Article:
The research vessel Palmetto is the largest ship operated by the South Carolina Department of Natural Resources. It is used to monitor offshore marine fisheries in South Carolina, Georgia, North Carolina, and Florida. Grouper and black sea bass are two of the major groups of fish studied by the researchers. The other samples DNR uses include water, bottom, temperature, and pollution samples. Equipment used by the vessel range from traps and hooks and lines to CDT and underwater TV to remotely assess the fish stock. The Palmetto is 112 feet long and 26 feet wide. It carries seven staff members and up to 15 additional scientists for up to 22 days at sea. The 1050-horsepower engine moves the vessel up and down the Atlantic Coast. The captain’s job is to plan the trip, taking into account safety, weather, and navigation. The vessel is in compliance with the Clean Water Act, and does not discharge pollutants into the ocean.
The ocean tells us many things. By monitoring fish populations, including numbers, sizes, rates of growth, ratio of males to females, and maturity levels, scientists can see the direct effects of fishing pressure and provide information for fishing in the future. The method of collecting data is kept consistent so that changes in the populations can be attributed to changes in the environment -- not effects from the study.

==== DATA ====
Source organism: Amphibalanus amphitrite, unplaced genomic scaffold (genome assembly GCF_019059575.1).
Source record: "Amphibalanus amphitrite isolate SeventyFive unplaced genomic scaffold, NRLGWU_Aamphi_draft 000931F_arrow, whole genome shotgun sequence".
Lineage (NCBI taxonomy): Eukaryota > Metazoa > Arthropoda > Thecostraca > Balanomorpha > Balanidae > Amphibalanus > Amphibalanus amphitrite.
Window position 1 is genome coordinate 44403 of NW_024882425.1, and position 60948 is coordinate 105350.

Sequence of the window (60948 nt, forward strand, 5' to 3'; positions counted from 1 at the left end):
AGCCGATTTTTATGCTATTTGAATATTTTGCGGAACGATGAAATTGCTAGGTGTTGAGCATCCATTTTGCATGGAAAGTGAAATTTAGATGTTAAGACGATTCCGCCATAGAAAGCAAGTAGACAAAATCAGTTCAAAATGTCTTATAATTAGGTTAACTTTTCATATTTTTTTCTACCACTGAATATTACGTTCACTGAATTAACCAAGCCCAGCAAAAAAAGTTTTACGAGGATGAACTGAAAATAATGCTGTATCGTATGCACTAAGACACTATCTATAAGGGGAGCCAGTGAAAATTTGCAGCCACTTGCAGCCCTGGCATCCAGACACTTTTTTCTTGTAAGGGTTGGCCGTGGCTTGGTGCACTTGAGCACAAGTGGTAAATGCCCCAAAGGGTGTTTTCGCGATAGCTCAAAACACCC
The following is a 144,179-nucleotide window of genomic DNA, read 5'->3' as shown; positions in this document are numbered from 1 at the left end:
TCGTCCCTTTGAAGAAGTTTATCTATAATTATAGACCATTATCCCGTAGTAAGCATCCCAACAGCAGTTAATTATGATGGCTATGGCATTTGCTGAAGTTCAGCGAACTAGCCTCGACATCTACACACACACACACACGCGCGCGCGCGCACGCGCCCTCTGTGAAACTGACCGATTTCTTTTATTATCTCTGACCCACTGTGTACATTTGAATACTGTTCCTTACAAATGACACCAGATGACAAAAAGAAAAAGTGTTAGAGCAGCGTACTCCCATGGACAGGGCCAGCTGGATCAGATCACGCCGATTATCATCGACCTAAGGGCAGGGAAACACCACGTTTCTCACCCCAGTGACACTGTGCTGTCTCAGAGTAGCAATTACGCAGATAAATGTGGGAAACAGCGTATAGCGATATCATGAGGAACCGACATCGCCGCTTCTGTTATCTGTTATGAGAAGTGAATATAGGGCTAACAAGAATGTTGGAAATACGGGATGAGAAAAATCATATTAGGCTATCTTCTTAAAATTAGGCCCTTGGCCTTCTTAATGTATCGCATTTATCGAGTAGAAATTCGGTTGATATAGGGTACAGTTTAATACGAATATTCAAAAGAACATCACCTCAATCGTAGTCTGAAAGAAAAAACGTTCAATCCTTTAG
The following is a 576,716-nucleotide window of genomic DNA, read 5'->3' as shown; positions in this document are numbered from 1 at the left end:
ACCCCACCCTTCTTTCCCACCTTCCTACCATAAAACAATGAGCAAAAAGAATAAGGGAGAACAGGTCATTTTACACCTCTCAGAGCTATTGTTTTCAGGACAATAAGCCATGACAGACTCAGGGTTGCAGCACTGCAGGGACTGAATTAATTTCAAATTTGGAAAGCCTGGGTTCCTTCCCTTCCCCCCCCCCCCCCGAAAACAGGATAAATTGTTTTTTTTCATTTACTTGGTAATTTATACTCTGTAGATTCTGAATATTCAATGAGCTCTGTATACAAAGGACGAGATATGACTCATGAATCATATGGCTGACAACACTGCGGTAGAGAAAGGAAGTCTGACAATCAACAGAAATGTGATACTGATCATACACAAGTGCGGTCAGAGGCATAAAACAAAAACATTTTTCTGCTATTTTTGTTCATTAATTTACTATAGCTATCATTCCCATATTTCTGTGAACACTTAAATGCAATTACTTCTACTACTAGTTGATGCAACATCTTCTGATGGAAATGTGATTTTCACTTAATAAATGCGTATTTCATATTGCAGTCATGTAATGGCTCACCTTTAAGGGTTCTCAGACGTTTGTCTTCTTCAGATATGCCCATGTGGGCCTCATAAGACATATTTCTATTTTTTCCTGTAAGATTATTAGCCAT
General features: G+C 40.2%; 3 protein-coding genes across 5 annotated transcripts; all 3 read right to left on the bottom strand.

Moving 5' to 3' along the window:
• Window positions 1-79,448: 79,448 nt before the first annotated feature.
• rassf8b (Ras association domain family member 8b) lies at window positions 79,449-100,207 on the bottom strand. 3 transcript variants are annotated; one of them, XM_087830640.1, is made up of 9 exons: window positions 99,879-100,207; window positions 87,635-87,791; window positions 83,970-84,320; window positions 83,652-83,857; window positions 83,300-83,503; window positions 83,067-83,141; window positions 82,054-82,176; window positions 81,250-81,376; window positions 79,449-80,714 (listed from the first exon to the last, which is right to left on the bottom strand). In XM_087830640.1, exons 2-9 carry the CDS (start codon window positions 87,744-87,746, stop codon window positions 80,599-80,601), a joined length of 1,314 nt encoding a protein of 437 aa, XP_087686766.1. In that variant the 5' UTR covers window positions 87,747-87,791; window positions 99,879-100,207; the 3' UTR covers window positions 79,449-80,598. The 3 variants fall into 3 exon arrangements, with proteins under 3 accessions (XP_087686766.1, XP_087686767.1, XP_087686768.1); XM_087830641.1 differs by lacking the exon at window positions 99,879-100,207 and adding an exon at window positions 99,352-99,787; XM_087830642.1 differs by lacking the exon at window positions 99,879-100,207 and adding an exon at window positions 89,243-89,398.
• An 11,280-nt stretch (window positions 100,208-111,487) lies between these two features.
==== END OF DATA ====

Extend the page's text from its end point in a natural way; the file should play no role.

CDT is an instrument used on the vessel to measure conductivity or salinity, temperature, and depth. These factors are important to the size of fish populations, and the data collected can be attributed to changes in these variables. Hook-and-line fishing is done to imitate actual fisherman, but the fishermen time their activity so they can calculate a catch per unit of effort ratio. The otolith is an ear stone in fish and is removed in dissection. It has layers that show the age of the fish. More tissue samples are removed to determine the DNA and the place of birth of fish. Eggs in ovaries are observed to determine the time of year of spawn. Some fish are tagged and released. Rewards are given to fishermen who catch these fish and report to DNR. This information reveals migratory patterns and growth rates of the catch.